The action of the General Assembly of the Presbyterian Church (USA) in issuing an Authoritative Interpretation (AI) on marriage does much more than you probably think. Yes, it authorizes pastors who live in states where it is legal to do so to perform same-sex marriages. But it does more than that. I tried to warn them, but to no avail. The AI issued by the General Assembly is now the rule of law in the PCUSA. It authorizes a teaching elder to take part in any such marriage that is legal in the state where they serve. Not only can a pastor marry a same-sex couple, the AI authorizes PCUSA clergy to participate in any such marriage that the state legalizes. As polygamists are now advocating for the right to marry and a throuple (three women) have wed in Massachusetts, this is not fear-mongering. This is projection further down a path where the PCUSA now says her people may wander. Not only is this ruling contrary to all of the foundational documents of the Presbyterian church including Scripture, the Confessions and Order of Worship, it is also contrary to the idea that the state does not govern the church in matters of faith.
But the commissioners of the General Assembly would not listen. Not to the counsel of the Scriptures, not to the counsel of the Confessions and not even to the counsel of their own Advisory Committee on the Constitution (ACC). The ACC recommended against the proposed AI and the General Assembly knew it.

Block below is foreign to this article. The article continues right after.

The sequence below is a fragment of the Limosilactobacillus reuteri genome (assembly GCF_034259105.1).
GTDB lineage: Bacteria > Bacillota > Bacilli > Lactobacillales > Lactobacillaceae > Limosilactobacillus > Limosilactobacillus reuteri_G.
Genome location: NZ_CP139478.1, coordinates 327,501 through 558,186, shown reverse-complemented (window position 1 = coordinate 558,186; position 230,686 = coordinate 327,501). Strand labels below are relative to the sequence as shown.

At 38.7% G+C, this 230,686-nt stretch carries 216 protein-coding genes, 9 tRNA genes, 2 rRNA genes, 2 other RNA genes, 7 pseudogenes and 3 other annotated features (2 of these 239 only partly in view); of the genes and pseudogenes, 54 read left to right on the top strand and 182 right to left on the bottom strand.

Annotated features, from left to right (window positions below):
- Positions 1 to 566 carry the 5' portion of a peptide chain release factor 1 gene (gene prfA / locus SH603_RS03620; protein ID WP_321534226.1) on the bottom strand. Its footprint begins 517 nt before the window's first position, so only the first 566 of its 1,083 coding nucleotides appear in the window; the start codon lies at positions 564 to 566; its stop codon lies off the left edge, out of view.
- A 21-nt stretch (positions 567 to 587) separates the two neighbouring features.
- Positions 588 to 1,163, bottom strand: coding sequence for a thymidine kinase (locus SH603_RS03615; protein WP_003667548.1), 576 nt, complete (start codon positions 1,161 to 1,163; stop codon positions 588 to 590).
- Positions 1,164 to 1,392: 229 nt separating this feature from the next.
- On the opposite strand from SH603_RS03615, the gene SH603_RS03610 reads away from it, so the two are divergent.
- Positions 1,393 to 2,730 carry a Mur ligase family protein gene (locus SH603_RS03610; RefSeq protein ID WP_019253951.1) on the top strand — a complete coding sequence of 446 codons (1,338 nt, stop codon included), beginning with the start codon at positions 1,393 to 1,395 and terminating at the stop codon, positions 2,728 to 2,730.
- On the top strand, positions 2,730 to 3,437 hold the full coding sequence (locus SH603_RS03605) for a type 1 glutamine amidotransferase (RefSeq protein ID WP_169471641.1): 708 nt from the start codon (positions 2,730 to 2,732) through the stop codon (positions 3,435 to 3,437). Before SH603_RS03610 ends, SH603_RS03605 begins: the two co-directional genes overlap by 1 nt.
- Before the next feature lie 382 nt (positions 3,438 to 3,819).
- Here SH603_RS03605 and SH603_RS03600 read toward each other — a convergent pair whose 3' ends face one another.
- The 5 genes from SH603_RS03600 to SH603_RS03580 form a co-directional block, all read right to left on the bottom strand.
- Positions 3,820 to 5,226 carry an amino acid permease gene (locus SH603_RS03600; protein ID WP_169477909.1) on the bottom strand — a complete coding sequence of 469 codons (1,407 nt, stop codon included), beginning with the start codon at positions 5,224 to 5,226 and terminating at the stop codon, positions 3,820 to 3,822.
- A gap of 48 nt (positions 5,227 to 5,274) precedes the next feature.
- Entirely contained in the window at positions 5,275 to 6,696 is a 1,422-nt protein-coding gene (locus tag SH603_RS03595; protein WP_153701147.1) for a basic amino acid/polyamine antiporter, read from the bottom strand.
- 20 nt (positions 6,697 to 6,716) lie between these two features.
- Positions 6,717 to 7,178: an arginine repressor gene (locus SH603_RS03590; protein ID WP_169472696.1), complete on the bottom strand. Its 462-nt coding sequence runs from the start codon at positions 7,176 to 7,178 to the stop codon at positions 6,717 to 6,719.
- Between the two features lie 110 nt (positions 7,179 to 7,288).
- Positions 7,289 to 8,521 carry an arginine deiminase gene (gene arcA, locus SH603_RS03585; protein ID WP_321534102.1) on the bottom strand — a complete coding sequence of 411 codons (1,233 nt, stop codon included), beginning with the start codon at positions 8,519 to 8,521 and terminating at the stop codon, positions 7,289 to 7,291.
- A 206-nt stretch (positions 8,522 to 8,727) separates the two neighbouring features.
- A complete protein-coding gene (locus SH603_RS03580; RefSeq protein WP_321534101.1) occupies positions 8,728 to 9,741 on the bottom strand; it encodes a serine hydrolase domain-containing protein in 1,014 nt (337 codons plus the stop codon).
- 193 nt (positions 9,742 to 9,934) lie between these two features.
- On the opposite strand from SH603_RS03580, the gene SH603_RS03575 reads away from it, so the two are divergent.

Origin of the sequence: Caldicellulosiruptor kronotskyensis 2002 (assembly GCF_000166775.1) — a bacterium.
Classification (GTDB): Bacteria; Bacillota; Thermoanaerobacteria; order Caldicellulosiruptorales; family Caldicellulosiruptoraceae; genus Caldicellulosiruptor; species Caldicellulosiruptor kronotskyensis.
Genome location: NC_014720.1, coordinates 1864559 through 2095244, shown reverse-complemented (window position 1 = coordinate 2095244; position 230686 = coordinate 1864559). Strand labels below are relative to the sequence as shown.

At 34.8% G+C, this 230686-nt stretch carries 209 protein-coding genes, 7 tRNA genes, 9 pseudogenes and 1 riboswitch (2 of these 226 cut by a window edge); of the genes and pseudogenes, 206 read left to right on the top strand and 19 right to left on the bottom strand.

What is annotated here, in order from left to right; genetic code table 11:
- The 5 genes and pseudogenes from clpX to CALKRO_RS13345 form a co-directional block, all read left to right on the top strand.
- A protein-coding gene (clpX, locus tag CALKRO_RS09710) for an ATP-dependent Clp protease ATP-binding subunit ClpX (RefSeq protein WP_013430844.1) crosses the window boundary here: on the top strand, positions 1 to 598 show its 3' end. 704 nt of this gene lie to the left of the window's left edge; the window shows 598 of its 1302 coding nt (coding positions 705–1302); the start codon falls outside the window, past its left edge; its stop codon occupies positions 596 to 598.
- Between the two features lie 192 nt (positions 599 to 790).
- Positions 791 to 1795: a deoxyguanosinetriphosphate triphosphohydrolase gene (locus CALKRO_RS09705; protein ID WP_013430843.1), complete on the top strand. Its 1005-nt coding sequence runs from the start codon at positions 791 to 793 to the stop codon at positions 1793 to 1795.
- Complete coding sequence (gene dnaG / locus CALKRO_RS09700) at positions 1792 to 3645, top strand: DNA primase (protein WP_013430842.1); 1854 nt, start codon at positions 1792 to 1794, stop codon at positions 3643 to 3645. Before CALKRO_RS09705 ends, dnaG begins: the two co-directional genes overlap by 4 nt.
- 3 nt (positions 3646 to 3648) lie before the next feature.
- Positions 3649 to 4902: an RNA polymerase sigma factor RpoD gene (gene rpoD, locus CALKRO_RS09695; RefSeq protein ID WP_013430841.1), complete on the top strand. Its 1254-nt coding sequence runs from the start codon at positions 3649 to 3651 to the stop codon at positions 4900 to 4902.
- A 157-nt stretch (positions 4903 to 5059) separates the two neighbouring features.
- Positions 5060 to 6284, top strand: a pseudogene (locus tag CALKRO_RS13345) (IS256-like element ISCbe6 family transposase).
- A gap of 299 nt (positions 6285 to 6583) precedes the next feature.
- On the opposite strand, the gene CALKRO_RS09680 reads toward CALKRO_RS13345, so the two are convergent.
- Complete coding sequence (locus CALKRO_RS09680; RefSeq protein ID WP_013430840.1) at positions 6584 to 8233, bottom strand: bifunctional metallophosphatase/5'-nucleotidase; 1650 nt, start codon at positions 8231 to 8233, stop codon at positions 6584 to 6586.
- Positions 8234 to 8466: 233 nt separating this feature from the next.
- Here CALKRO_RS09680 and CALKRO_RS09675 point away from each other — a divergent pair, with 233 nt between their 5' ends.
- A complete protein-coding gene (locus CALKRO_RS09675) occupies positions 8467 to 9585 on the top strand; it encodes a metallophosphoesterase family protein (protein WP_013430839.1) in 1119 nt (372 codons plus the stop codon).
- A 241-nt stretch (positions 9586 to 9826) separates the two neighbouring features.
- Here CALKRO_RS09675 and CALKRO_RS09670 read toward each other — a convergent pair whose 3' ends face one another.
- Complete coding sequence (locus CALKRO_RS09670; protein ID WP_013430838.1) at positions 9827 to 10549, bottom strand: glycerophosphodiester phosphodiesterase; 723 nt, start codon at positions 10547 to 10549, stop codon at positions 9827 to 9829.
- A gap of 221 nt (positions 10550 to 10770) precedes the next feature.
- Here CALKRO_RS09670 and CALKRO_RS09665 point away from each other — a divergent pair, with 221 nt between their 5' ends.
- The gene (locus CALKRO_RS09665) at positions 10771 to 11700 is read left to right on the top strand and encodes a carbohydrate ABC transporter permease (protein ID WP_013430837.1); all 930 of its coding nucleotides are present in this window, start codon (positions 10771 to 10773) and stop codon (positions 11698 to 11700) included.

The Advisory Committee on the Constitution advises that the 221st General Assembly (2014) disapprove Item 10-03
This overture proposes an authoritative interpretation which would allow the exercise of pastoral discretion and freedom of conscience in conducting a marriage service for any couple as permitted by the “laws of the place where the couple seeks to be married.” It suggests an interpretation contrary to the clear statement of W-4.9000.
Section W-4.9001 and related citations (W-4.9002a, W-4.9004, W-4.9006) limit marriage to couples who are “a woman and a man.” Because these statements are clear and unambiguous, they can not be interpreted in a manner that is inconsistent with their plain and ordinary meaning.
The Book of Order is not based upon state and civil law, but the church’s understanding of Scripture and Reformed theology. As noted in Southard v Presbytery of Boston (GAPJC 2012, 220-02), “While the PCUSA is free to amend its definition of marriage, a change in state law does not amend the Book of Order.”
Freedom of conscience is a foundational principle of the PCUSA (G-2.0105) but must be exercised within certain bounds. The exercise of freedom of conscience in and of itself is not necessarily a violation of polity or an obstruction of constitutional governance. Such freedom of conscience, however, is not freedom of action. All persons in ordered ministry have a duty to fulfill constitutionally mandated responsibilities.
If it is the will of the assembly to change the definition of marriage, such a change is better accomplished by amendment of W-4.9000 rather than by authoritative interpretation.